Can't see the hospitality buildings lasting in any Seaworld or Busch parks whichever route or owner shows Interest. I highly doubt InBev will leave that as an option!

Fingers crossed for a bright future for all AB parks!

July 14, 2008 at 5:23 PM · Not good news for the parks. I seriously doubt that Inbev will keep them. It's foolish to cut something that is a profitable business, however corporations can be quite foolish, and this one will probably be getting out the chainsaw to cut costs.

There is one thing that may keep the AB parks as they are...

Who's gonna buy them?

Disney? You're dreaming people

Universal? You're still dreaming

Cedar Fair? Probably would consider if they weren't saddled with the Paramount Debt, but not really in a financial position to buy. They won't bite...unless they want to be the next Six Flags.

Six Flags?- HA!

Aside from another corporation getting into the business, which in today's economy is unlikely, that leaves one.

Anybody here ever heard of PARC?

They are the company that scooped up most of the smaller Six Flags parks that were sold a couple years back, as well as some smaller amusement ventures around the country (water parks...etc). What I don't know is how much financial clout they have. While I don't think this would be feasible for them moneywise, an acquisition like this is enough to send them straight to major player status.

Still, given the position of the companies capable of the money, the AB parks may remain in the hands of the company by default, and I hope that InBev knows that keeping a profitable, highly successful division of the company is a good thing.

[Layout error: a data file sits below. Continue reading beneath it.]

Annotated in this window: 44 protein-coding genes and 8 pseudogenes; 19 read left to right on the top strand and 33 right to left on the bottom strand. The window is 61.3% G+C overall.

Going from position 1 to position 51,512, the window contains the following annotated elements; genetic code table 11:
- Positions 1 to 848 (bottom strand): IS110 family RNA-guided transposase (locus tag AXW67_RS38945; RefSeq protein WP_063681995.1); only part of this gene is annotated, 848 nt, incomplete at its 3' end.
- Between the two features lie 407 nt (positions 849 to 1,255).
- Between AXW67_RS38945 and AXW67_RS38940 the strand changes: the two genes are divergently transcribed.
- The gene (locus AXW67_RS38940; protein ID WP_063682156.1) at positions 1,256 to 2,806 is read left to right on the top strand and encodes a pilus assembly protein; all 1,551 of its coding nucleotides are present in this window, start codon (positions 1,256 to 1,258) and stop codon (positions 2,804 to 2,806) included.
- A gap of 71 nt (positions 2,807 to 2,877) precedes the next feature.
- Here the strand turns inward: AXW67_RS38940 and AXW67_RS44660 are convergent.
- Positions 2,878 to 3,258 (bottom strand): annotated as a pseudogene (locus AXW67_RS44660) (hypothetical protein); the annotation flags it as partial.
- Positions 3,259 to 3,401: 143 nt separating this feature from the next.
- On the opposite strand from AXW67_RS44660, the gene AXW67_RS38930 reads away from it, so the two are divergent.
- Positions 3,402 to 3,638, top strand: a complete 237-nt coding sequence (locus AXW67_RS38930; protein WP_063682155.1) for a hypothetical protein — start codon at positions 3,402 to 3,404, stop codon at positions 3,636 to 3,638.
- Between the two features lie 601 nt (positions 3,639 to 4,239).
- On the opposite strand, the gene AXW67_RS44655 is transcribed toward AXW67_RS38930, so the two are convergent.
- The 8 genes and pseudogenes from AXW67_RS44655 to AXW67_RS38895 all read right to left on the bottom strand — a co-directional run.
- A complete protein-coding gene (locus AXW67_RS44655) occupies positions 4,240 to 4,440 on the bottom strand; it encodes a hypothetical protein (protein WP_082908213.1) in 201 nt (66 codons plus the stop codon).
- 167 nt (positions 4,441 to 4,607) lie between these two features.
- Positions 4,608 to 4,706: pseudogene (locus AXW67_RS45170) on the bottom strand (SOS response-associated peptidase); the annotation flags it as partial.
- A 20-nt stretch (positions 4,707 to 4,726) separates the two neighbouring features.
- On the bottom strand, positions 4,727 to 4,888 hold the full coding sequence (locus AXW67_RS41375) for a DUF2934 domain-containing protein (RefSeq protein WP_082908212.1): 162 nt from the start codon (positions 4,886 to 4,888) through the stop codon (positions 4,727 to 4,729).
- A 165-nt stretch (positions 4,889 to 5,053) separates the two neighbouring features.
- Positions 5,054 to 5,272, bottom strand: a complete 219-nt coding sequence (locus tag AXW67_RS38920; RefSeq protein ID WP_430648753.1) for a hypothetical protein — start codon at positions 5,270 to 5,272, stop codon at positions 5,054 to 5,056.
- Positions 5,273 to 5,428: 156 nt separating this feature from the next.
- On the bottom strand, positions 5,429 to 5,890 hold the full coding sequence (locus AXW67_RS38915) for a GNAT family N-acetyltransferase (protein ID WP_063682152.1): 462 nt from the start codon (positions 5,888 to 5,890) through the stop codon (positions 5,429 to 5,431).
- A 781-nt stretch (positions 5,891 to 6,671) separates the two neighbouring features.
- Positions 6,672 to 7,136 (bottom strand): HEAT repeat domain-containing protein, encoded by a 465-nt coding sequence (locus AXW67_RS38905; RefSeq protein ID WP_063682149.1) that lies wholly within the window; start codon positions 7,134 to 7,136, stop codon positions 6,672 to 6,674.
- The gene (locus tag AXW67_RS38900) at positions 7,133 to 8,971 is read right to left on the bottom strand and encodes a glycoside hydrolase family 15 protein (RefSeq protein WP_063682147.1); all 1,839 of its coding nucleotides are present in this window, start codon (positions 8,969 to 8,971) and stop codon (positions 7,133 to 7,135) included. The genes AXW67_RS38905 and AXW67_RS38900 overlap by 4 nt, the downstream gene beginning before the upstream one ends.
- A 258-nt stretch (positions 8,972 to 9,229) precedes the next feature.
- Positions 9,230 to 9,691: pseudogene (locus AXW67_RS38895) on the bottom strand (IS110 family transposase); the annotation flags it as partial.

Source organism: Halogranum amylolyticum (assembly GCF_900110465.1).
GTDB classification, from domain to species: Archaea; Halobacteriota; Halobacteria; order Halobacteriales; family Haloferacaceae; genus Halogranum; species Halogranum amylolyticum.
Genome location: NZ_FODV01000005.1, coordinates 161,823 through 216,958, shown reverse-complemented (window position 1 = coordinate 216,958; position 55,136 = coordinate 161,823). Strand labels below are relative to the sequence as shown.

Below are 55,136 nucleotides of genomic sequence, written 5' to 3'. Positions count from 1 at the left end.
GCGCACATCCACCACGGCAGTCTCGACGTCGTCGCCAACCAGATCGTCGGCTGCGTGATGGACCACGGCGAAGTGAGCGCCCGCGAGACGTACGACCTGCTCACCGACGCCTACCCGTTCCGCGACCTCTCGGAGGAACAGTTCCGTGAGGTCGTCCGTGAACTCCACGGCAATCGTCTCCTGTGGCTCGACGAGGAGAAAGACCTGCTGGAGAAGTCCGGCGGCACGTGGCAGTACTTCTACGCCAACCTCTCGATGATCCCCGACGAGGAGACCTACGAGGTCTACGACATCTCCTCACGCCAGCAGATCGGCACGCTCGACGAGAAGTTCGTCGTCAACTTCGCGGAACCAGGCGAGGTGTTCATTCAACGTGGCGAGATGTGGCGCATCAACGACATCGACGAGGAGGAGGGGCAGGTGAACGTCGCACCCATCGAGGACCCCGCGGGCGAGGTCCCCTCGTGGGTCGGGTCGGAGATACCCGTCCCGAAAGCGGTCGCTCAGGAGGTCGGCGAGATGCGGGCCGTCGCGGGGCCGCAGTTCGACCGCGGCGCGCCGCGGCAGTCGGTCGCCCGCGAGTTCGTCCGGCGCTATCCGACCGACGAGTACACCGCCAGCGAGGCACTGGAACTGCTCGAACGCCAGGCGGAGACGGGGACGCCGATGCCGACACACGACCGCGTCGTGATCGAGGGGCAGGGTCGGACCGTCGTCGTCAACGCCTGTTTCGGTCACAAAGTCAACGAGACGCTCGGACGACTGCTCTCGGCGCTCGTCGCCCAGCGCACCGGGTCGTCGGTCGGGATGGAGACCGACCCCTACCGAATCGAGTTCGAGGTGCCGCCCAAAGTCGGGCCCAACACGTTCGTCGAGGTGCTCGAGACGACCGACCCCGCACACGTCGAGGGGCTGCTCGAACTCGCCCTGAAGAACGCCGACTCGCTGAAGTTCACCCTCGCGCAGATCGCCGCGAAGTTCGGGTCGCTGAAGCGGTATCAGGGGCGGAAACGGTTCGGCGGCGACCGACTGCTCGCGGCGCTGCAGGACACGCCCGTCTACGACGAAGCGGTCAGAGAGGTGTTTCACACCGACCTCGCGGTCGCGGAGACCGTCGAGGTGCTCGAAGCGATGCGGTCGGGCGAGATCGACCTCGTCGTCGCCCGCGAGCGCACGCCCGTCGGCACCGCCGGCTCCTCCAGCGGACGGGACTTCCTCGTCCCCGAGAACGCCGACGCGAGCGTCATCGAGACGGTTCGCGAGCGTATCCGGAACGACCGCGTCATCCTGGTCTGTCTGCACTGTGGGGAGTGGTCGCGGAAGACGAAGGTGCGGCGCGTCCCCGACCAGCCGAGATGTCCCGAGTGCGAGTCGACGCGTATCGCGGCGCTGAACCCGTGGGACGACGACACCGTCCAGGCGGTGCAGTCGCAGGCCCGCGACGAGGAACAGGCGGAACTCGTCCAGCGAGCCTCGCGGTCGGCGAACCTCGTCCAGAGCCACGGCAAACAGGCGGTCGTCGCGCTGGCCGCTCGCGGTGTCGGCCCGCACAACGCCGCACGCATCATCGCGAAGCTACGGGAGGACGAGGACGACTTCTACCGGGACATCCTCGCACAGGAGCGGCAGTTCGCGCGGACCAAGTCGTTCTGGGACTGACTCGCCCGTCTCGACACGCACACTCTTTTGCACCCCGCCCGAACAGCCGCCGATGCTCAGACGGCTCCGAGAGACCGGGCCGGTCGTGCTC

As for the merger itself, I personally don't like any of their beers, and I think that the theme parks are a far better product than their brew. However, I have to say that I'm quite disappointed that another red blooded American company with A-B's history has sold itself out to the highest international bidder. I suspected that all of the Americana propaganda put out by A-B was partial BS all along...believed in a little but mostly put together to sell beer to the simple patriotic man. I guess I was was total BS. A-B's "American Pride" has been bought and paid for with the almighty dollar.

July 14, 2008 at 6:13 PM · As I stated upthread the most likely buyer is Merlin, which is the second biggest theme park operator in the world with only one park in the US (Legoland). If they have the capital, then I see them as likely to buy the parks.